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Blogging The Scarlet Letter: Part 2

Wakwy‘s back to tell us about part two of sudsy soap drama (right?) The Scarlet Letter. –Sparkitors

So, Hester (nickname suggestions? I get the feeling we’re going to hear a lot about her) is still standing in front of the townspeople, on cruel display, when she sees a strangely dressed dude in the audience, wearing what sounds like an awesome combination of Native American and “civilized” clothes. He has a hunched back, and he’s kind of short, with a frowny face.

The dude, who hasn’t been given a name yet and will be referred to as Bob until he does, happens to glance over at Hester. His reaction can only be described as “comically dramatic”:

“A writhing horror twisted itself across his features, like a snake gliding swiftly over them, and making one little pause, with all its wreathed intervolutions in open sight. His face darkened with some powerful emotion, which, nevertheless, he so instantaneously controlled by an effort of his will, that, save at a single moment, its expression might have passed for calmness.”

So, I guess for a second his face looked all “WHA?!,” and then the next it looked all “whatever.”

I mean really, man, a “writhing horror”? What beef does he have with Hester? He sees a man walking by and asks, “Who’s the girl and why is she all shameful?” The guy tells him that Hester has caused a scandal in the church, so she’s being punished.

Bob asks his new friend for the whole story. We find out that Hester was born in England and married some guy there that she didn’t love. He decided to move to America, so he sent her on ahead while he finished closing up shop. But she had an affair, shamed the community, poured Pop Rocks into the water supply, used up all the toilet paper, blah blah blah. Ugh, HESTER! *shakes fist*

Most importantly, she now has a baby, and she won’t tell anyone who the father is. OOH, A MYSTERY! Hold on while I get my Sherlock Holmes hat and coat!

Okay, I’m back. My parents, my imaginary friends, and our visiting neighbors are looking at me strangely, but let’s just ignore them, okay?

She still won’t tell us who the father is, eh? We’ll drag it out of her! Or the characters in the book will…hopefully.

Bob is all like “Where’s the father? He should be up there with her!” I totally agree, and I think the guy is a jerk (and more unsavory terms) for leaving Hester to deal with this alone. The town magistrates say that they didn’t kill her because it’s more the man’s fault that she got pregnant (it takes two…), but I think they’re just keeping her alive because she’s pretty. It’s sad, but do you honestly think they would have been so “lenient” if she was plain looking? If she wasn’t all I-can-stay-in-prison-for-three-months-and-still-look-like-a-L’Oreal-ad?

Bob thinks the punishment is fair, and says that the jerk who knocked Hester up will be found. My kind of guy! But where’s your Sherlock Holmes hat, Bob? I’ll meet you at the detectives’ hideout in 10, just make sure you bring it this time!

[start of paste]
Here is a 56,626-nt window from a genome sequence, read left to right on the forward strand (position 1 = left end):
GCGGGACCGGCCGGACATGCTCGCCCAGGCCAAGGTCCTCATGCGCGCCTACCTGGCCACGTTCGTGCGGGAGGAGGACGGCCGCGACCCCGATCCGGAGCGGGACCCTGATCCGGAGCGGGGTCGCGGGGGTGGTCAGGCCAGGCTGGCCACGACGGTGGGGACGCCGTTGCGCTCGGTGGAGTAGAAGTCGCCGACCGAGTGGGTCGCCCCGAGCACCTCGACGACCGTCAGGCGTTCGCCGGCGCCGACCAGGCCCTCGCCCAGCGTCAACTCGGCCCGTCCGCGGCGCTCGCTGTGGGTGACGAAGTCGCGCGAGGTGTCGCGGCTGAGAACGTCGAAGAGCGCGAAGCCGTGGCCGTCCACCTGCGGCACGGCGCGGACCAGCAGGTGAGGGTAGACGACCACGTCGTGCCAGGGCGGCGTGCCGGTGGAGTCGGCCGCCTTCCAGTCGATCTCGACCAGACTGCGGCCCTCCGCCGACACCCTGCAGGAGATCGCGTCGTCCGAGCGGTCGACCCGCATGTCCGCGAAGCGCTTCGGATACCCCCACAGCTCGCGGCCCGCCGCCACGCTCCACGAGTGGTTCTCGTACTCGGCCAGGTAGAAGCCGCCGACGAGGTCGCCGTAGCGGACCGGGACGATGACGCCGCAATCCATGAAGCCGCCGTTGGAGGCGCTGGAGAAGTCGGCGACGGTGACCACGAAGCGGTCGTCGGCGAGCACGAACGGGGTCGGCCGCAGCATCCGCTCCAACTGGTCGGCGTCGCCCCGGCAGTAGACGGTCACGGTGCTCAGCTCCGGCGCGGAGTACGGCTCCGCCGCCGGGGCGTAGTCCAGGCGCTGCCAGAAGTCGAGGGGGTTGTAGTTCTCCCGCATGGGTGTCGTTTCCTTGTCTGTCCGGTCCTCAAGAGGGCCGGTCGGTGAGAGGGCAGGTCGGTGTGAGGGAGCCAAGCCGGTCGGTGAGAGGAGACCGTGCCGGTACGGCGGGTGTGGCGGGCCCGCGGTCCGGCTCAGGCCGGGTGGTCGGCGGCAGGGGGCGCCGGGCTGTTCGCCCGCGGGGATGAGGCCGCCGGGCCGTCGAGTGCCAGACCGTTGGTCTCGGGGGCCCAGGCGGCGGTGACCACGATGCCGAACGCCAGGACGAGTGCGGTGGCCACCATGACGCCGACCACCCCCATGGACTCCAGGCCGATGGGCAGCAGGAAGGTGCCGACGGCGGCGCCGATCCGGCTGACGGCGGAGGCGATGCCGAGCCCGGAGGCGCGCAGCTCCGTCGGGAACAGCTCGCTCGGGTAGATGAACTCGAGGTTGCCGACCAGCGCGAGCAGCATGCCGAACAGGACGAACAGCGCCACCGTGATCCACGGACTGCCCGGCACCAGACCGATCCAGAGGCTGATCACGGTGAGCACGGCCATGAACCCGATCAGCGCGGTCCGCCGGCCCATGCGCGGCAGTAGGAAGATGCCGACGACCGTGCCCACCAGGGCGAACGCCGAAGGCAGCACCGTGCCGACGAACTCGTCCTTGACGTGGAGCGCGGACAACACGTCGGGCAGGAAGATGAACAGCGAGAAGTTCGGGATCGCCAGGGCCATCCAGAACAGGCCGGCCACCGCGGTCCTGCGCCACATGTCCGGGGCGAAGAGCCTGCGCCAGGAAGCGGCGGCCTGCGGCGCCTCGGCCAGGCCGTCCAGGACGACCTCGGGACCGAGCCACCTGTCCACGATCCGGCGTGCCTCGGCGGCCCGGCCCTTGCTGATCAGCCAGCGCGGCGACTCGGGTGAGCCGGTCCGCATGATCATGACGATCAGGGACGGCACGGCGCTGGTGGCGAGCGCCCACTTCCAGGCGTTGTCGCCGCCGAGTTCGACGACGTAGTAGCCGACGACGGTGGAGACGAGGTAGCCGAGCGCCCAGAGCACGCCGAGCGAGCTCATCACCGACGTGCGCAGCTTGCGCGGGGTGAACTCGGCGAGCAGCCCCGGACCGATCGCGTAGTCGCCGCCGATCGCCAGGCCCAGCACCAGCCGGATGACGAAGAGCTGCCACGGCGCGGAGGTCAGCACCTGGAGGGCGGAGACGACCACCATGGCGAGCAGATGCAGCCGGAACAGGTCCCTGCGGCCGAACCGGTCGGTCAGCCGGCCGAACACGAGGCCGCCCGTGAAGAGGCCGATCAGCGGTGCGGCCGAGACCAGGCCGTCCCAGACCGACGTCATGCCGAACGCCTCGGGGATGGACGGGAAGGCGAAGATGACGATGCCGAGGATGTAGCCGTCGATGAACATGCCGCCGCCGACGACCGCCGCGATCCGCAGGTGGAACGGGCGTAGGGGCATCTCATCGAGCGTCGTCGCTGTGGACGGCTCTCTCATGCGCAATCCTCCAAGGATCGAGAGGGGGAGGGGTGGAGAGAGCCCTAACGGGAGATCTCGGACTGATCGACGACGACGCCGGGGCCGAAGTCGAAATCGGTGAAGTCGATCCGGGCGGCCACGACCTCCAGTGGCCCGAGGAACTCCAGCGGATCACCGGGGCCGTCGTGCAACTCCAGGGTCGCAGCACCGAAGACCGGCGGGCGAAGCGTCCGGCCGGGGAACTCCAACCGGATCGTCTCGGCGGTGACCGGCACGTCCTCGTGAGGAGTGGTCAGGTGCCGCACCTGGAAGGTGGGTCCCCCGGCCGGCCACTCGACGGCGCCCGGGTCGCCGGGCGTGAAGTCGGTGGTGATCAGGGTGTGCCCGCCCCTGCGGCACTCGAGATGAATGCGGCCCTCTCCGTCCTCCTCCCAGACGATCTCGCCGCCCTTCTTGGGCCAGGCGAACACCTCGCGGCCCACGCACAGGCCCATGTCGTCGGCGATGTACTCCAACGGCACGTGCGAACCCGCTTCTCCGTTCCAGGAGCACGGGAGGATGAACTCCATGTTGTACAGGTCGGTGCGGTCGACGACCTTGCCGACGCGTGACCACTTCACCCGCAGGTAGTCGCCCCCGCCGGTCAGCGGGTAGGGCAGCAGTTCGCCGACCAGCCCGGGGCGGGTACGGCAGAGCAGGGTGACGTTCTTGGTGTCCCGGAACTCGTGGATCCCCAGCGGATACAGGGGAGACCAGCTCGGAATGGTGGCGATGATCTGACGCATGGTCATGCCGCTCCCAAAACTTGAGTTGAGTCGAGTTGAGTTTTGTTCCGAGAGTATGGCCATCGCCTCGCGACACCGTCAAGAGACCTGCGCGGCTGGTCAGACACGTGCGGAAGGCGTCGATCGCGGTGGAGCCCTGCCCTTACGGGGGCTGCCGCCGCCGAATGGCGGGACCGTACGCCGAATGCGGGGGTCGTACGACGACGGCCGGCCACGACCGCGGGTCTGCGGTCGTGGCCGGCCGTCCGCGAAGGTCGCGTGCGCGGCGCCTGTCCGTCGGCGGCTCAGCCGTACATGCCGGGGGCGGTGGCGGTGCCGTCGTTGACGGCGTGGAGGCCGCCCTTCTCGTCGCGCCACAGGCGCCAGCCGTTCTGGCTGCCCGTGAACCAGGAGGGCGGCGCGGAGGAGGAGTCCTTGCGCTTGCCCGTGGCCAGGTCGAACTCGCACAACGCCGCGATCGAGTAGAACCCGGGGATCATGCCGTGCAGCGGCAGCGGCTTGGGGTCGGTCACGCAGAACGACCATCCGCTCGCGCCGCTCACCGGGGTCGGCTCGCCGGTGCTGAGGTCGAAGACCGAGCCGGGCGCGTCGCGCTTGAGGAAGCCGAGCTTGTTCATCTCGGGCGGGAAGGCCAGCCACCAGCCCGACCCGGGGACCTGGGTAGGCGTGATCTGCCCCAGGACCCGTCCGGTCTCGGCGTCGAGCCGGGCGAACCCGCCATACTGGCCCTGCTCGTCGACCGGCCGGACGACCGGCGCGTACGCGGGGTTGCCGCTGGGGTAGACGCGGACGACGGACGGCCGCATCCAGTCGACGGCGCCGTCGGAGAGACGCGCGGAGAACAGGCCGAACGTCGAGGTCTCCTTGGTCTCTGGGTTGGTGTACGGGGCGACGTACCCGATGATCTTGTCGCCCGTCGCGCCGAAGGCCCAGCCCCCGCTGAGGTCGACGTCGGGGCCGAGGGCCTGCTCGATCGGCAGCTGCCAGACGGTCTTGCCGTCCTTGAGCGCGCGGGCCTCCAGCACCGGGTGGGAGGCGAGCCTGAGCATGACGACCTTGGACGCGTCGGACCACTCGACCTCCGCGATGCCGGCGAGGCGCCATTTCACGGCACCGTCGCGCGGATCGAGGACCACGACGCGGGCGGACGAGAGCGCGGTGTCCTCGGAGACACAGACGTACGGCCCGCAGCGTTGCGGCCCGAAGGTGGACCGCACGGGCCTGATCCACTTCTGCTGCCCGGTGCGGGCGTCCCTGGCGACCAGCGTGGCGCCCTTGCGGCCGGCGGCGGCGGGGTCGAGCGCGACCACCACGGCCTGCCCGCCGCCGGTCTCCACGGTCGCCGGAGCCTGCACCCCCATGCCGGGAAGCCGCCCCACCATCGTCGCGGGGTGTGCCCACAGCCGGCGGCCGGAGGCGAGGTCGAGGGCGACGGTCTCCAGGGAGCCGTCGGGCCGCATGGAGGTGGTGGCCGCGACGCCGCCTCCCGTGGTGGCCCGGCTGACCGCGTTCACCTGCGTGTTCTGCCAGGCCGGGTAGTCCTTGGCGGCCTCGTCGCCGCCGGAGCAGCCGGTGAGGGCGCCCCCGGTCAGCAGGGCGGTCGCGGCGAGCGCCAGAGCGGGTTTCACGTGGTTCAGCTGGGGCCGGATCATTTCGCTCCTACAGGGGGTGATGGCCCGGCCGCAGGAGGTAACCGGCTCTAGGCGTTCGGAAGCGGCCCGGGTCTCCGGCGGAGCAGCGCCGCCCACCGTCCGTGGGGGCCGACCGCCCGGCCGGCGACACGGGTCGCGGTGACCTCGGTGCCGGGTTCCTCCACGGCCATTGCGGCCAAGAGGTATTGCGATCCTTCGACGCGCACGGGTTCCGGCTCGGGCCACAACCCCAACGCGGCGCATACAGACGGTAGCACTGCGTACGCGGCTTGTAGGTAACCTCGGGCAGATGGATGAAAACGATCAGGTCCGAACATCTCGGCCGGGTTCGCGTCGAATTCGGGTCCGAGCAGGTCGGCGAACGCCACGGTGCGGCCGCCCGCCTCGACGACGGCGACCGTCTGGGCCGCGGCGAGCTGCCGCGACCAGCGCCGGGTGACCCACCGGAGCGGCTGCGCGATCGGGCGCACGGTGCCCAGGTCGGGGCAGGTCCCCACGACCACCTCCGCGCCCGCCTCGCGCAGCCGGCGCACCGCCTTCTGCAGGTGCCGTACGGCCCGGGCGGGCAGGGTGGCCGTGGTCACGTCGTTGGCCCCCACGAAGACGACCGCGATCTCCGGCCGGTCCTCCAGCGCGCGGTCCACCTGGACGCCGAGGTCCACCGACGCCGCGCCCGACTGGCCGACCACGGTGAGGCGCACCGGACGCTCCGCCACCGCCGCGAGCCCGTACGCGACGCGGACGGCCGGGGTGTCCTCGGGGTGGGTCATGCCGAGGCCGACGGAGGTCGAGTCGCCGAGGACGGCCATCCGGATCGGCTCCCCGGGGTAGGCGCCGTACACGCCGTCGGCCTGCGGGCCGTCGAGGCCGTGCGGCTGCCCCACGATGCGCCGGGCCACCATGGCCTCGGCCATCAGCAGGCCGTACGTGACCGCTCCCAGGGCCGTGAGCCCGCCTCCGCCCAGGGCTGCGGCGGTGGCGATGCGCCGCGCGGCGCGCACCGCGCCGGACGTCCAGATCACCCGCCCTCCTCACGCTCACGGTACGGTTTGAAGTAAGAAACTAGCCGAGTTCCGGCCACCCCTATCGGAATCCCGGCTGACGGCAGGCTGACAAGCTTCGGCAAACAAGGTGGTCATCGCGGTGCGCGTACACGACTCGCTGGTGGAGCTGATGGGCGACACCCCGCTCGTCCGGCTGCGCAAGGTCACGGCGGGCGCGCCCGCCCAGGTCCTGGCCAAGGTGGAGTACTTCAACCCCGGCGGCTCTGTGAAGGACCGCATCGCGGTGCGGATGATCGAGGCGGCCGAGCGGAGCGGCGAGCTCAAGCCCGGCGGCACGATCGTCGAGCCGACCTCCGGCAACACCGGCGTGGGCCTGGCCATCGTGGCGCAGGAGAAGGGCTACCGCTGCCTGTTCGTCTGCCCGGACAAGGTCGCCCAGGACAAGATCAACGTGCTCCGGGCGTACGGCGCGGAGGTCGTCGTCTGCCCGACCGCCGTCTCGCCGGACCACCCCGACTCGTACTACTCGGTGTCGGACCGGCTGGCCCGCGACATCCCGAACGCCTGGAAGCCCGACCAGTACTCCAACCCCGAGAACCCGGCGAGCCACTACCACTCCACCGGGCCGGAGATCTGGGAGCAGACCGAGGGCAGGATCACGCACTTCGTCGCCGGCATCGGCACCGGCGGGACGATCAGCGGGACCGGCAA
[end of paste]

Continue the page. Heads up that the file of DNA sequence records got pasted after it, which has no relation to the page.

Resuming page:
Anyway, Hester keeps staring at Bob almost as creepily as my Edward cutout is staring at me. Keep your face to yourself, Cullen! She’s worried to death about meeting Bob face-to-face and is actually comforted by the presence of all the judgmental people. Will someone please tell me what’s going on? Does Hester know Bob? If she does, why won’t Nate tell us?

A voice calls from above. “Hear me, Hester Prynne!” No, it’s not God. It’s just Governor Bellingham! He’s kind of old and looks dignified. There are other old, dignified men standing near him. It’s become obvious now that this town consists entirely of outcasts (Hester, Pearl, and Bob) and old, dignified prudes (everyone except Hester, Pearl, and Bob).

John Wilson, the oldest minister in Boston, steps up to the platform. He tells Hester that she ought to tell them who the father of her baby is, but she won’t. Then he says that his son, Reverend Dimmesdale, doesn’t think that she should be forced to tell everyone in public anyway.

I think I like Reverend Dimmesdale, but I’m not going to say it yet because it’ll jinx things, and the character will end up doing nothing but quoting The Hangover all day while whittling. He’s described as a shy person who is very smart, though Nate used an entire paragraph to say it.

When put on the spot, the young Reverend pales and starts to tremble, because he still doesn’t want to force Hester to confess. I’m really starting to like Dimmesdale, but I don’t understand why he’s so nervous. Maybe if he disobeys his father he’ll spend a year in jail, have his preaching license taken away, and have to work in the coalmines for the rest of his life! I kind of doubt it, though.

Finally, nervous Dimmesdale gets around to asking Hester who the father is.

She still won’t tell.

Wilson says stuff. Then Bellingham says stuff. Then the townspeople butt in.

And Hester still won’t tell.

During this whole exchange, Dimmesdale is very emotional. I don’t know for sure, but I think he’s the father. GASP! But he’s the reverend! SCANDAL! SCANDAL! OMG SCANDAL! It hasn’t been confirmed yet, and the way this story is going, it probably won’t be confirmed for a loooong while.

We close on Dimmesdale’s father giving a long speech on why whipped cream out of a can will never be as good as the real stuff. Just kidding! He actually speechifies on (come on, say it with me) the sin of adultery. For a change, you know.


Predictions: We’re not going to find out who the father is, are we?

We might know, but we’ll never tell. We think Wakwy is as hilarious as Hawthorne is wordy. What do you think?

Related post: Blogging the Scarlet Letter: Part 1

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